I’m not an audio engineer, and yet thanks to software on my Mac I’m able to record and publish my podcast PhotoActive. In my latest Practical Mac column for The Seattle Times, I write about Rogue Amoeba’s Audio Hijack application, which literally makes me sound good: Podcasting technology lets non-engineers host, record a radio show.
Its modular interface makes it easy to record complicated setups like the following, from the article:
That modularity is where Audio Hijack can really shine, as I learned when I had a guest on the podcast. Normally, my co-host Kirk McElhearn and I each record our own audio, and then an editor cuts the episode together; that ensures that our audio doesn’t sound like one of us is calling in over a phone line or often-spotty Skype connection. When we do a guest interview, we ask the guest to record their audio separately, too, when possible.
In this case, however, the guest was in my home office, which required setting up two microphones. Again, I’m not an audio engineer, nor do I have any equipment other than my mic and my MacBook Pro. I do have a headset with a microphone, though, which is what the guest used.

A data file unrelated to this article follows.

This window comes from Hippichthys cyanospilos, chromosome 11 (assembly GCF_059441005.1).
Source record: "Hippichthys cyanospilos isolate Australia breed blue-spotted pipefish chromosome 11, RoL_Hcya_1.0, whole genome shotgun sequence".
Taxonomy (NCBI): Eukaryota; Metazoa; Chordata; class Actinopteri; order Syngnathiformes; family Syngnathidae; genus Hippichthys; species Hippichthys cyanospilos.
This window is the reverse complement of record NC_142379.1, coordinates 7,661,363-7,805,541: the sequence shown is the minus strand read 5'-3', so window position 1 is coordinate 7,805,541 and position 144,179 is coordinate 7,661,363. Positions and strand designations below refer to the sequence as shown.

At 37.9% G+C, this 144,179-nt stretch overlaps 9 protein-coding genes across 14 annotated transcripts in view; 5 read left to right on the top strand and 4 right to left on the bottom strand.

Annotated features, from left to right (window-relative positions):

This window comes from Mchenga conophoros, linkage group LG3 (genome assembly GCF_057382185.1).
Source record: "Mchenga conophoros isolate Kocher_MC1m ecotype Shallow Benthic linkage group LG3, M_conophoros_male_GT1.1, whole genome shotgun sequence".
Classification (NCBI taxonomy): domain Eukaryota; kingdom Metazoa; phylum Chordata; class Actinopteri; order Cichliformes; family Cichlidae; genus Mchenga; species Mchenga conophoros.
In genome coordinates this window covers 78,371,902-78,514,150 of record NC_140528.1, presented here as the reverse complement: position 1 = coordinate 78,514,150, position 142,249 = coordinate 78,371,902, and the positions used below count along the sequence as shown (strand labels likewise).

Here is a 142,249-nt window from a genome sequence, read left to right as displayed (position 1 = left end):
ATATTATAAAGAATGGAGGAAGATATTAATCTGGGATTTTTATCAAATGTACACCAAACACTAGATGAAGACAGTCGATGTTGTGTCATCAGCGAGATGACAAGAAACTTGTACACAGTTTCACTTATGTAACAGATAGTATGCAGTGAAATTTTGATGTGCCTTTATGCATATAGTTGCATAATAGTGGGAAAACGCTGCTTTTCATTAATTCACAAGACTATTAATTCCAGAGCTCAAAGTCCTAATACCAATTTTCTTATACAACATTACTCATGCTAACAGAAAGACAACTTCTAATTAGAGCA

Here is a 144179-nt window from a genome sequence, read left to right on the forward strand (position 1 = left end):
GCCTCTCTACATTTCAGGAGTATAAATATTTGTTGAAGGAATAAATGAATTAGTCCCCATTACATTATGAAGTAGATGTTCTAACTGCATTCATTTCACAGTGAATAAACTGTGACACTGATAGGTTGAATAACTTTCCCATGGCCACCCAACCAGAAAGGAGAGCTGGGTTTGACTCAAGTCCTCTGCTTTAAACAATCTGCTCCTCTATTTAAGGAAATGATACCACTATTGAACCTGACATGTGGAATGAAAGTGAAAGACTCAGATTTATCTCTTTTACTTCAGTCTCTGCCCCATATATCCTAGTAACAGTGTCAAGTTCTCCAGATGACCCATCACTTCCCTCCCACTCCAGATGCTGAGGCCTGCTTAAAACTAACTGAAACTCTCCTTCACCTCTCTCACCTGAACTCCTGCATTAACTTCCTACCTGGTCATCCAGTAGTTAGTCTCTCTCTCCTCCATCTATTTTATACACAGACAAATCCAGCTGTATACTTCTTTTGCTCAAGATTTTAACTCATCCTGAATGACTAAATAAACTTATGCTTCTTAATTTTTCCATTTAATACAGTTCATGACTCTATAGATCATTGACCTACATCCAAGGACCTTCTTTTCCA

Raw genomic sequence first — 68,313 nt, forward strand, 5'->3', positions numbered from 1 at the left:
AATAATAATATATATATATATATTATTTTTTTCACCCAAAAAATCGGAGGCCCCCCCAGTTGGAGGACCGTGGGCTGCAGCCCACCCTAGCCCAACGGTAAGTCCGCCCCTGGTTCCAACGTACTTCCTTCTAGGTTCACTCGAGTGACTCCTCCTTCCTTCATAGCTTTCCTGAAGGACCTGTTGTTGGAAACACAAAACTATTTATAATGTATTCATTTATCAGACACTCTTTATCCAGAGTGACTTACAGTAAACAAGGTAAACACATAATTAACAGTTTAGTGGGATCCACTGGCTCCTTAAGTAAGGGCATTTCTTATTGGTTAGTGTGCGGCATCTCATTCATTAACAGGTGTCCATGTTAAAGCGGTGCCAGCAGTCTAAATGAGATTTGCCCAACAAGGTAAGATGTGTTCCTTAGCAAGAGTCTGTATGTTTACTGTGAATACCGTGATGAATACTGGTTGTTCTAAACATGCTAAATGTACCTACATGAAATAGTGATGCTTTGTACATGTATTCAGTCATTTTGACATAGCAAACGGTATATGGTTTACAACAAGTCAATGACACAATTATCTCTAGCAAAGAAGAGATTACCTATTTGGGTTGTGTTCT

In Audio Hijack, I was able to still record our audio separately by specifying two inputs in the same session. The result was three audio files: my audio, the guest’s audio and one file that contained both of ours together as a backup. It gave us exactly the source material we needed, without a lot of fuss.
Audio Hijack is really that good. My podcast co-host Kirk McElhearn also wrote a book about it: Take Control of Audio Hijack.
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